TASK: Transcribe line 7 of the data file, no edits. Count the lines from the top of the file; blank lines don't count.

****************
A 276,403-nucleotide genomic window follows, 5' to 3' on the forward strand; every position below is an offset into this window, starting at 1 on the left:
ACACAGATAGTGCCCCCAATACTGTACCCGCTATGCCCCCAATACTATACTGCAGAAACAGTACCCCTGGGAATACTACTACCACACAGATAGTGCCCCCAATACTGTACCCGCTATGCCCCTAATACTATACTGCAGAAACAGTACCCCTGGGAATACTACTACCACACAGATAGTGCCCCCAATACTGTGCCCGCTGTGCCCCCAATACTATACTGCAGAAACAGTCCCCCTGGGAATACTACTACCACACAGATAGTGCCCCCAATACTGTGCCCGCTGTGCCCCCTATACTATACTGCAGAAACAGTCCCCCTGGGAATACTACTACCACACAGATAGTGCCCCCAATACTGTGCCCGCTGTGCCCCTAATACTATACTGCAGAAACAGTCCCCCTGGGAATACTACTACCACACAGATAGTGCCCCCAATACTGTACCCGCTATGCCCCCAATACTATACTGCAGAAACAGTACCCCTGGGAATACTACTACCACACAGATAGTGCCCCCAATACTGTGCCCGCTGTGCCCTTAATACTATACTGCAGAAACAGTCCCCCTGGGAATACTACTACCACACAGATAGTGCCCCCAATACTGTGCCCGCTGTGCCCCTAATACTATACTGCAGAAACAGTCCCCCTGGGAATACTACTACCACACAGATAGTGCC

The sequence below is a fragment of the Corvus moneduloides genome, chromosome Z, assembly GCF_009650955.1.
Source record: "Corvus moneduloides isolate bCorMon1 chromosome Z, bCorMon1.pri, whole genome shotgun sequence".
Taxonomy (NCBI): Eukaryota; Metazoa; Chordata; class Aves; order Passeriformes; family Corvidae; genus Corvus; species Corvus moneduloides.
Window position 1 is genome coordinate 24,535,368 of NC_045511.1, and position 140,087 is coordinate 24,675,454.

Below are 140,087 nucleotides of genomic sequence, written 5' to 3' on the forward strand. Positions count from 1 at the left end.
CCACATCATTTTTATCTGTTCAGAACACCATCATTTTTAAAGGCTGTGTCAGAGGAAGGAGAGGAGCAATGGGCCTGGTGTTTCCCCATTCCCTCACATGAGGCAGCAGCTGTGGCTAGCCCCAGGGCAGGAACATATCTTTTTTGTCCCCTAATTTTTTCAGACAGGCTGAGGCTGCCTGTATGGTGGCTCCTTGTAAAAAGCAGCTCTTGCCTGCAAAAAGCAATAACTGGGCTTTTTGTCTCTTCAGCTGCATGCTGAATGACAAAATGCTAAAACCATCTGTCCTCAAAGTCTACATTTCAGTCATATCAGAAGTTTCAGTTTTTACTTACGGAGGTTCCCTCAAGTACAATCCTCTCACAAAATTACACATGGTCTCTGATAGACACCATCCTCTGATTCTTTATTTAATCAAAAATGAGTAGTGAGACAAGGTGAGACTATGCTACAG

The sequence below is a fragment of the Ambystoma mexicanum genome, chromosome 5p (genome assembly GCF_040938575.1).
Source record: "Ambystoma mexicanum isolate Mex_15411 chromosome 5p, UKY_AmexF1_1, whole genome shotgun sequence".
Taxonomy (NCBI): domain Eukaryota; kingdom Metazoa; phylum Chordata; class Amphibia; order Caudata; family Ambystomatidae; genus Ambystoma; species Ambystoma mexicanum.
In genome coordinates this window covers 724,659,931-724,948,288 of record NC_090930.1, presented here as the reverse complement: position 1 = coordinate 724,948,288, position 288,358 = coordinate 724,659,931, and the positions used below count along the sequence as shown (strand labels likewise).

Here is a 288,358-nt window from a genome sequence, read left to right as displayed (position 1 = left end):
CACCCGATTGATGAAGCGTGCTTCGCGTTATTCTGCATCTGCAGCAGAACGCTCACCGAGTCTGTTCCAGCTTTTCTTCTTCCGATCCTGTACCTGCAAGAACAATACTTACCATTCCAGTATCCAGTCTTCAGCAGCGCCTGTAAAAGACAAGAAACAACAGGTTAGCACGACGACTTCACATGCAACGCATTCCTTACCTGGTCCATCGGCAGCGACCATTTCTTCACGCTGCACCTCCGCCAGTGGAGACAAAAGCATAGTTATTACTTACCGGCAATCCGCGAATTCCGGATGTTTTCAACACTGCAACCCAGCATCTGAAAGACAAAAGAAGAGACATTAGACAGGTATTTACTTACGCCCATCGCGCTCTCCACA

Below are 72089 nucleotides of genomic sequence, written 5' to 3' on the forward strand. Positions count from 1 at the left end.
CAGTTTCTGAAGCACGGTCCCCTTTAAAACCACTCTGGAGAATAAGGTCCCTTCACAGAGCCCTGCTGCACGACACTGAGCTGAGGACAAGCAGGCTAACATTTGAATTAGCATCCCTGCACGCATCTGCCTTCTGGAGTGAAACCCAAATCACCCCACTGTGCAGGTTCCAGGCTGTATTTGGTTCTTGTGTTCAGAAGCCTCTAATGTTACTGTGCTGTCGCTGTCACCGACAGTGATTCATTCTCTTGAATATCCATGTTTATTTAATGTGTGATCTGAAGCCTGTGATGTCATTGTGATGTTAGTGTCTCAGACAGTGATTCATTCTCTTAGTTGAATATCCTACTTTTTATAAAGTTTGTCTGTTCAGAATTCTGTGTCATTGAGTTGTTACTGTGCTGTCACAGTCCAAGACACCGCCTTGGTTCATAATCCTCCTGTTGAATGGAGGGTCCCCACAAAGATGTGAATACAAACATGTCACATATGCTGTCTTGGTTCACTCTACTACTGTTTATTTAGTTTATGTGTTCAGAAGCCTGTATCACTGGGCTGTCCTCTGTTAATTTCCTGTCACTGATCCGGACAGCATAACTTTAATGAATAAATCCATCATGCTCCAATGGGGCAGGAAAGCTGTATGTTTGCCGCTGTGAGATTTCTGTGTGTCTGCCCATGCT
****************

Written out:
Below are 140,087 nucleotides of genomic sequence, written 5' to 3' on the forward strand. Positions count from 1 at the left end.